Where to Eat: Humarsúp (lobster soup) is the specialty of the house at Sægreiffin, or the Sea Baron, named for its owner Kjartan Halldórsson. Located in a nondescript fisherman’s hut in Reykjavik's old harbor, the lunch-through-late-night (open 11:30 a.m. to 11 p.m. through August 31) restaurant is a tourist favorite—but don’t let that dissuade you. From the barrel seating to the smoked eel odor, the Sea Baron is funky, fun, and straight-from-the-ocean fresh.
What to Buy: Visit one of the three Handknitting Association of Iceland Reykjavik locations to purchase Icelandic wool sweaters (including lighter summer weights), blankets, and mittens made by local artisans. For licorice candy (and anything else you could possibly need) walk or take the Tourist Information Centre's free shuttle bus to the sprawling Kringlan Shopping Centre.
Helpful Links: Visit Iceland
What to Read Before You Go: Iceland: Land of the Sagas by Jon Krakauer and David Roberts (1998)
Fun Fact: Iceland has more than 170 geothermal pools and a public swimming pool in every village and town, making it possible to swim or soak your way through the country no matter what the season. Since warm water (with temperatures ranging from 80 to 107°F) is everywhere here, children are required to learn to swim. Lessons are part of the school curriculum, and swimming proficiency is required to graduate.
Ski Portillo, Chile
Photograph by Christian Aslund, Lonely Planet/Getty Images
2013 Best Summer Trip #12
Located in eastern Chile on the shores of the sacred Lake of the Incas, Ski Portillo is a bit of a throwback. There's no glitz or wild après-ski scene at South America’s oldest ski resort, just pure powder, dazzling white Andean peaks, and no lines at 14 lifts thanks to limited ticket availability for day-trippers.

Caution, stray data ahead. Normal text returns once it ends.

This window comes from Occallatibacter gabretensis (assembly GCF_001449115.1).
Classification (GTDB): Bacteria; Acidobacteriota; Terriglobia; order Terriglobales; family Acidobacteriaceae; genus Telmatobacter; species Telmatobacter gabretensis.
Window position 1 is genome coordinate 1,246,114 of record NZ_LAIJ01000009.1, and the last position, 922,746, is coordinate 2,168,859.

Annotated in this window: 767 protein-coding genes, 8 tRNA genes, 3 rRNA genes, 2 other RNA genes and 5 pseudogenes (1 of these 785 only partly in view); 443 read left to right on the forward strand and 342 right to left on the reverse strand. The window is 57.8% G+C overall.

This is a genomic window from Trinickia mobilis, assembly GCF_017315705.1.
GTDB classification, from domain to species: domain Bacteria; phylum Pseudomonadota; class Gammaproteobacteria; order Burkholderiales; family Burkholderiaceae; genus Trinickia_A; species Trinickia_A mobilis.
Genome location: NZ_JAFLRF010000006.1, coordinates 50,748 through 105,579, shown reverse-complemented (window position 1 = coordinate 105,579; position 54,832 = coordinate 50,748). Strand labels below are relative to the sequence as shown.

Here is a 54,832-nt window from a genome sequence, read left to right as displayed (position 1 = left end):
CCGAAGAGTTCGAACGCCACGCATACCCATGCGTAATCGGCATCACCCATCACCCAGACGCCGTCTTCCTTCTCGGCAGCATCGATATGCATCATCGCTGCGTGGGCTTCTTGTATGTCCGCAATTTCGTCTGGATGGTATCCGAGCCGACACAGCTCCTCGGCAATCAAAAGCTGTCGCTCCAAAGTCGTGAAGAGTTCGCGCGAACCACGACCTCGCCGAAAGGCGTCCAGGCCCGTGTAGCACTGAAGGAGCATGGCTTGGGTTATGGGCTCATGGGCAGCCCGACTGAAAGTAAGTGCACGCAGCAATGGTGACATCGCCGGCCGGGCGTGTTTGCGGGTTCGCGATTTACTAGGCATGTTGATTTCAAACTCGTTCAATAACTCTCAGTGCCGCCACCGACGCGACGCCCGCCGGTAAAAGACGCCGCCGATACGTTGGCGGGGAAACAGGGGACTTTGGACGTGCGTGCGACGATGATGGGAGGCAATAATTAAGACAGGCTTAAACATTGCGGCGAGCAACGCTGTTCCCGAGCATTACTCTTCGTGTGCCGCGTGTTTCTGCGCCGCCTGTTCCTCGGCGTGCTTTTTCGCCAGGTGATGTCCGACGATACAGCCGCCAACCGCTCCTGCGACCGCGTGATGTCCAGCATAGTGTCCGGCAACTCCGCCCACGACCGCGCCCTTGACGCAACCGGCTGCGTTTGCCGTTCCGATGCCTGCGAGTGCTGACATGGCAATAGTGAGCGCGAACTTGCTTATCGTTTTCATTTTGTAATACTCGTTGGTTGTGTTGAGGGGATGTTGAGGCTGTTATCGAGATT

When to Go: Ski and snowboard season 2013 is June 22-October 5.
Where to Stay: Perched slope-side, canary yellow Hotel Portillo is the only option, promoting an esprit de corps among guests and the attentive staff. Weekly, all-inclusive rates at the iconic hotel cover lift tickets, recreation (heated outdoor pool, climbing wall, fitness facility), and four meals daily, including 5 p.m. onces (teatime).
How to Get Around: Located near the Argentine border, Portillo is a two-hour drive northeast of Santiago. Rental cars, airport and hotel transfers, and a Saturday shuttle service from the city are available for resort guests and day skiers. One-day lift tickets are limited, so staying at the resort is the best way to guarantee maximum slope time.
Where to Eat or Drink: Red-jacket wait staff warmly greet resort guests by name as they return to assigned tables for breakfast and dinner (8:30 or 9:30 p.m. seating) in the main, leather-paneled dining room. Lunch is more laid-back at outdoor Tio Bob’s, where barbecued fish, wine, and Andes views are served slope-side near the Plateau Lift. From 1 to 3 p.m., nonskiers can ride up (and back) to meet their skiing companions around the restaurant’s sun-drenched wooden tables.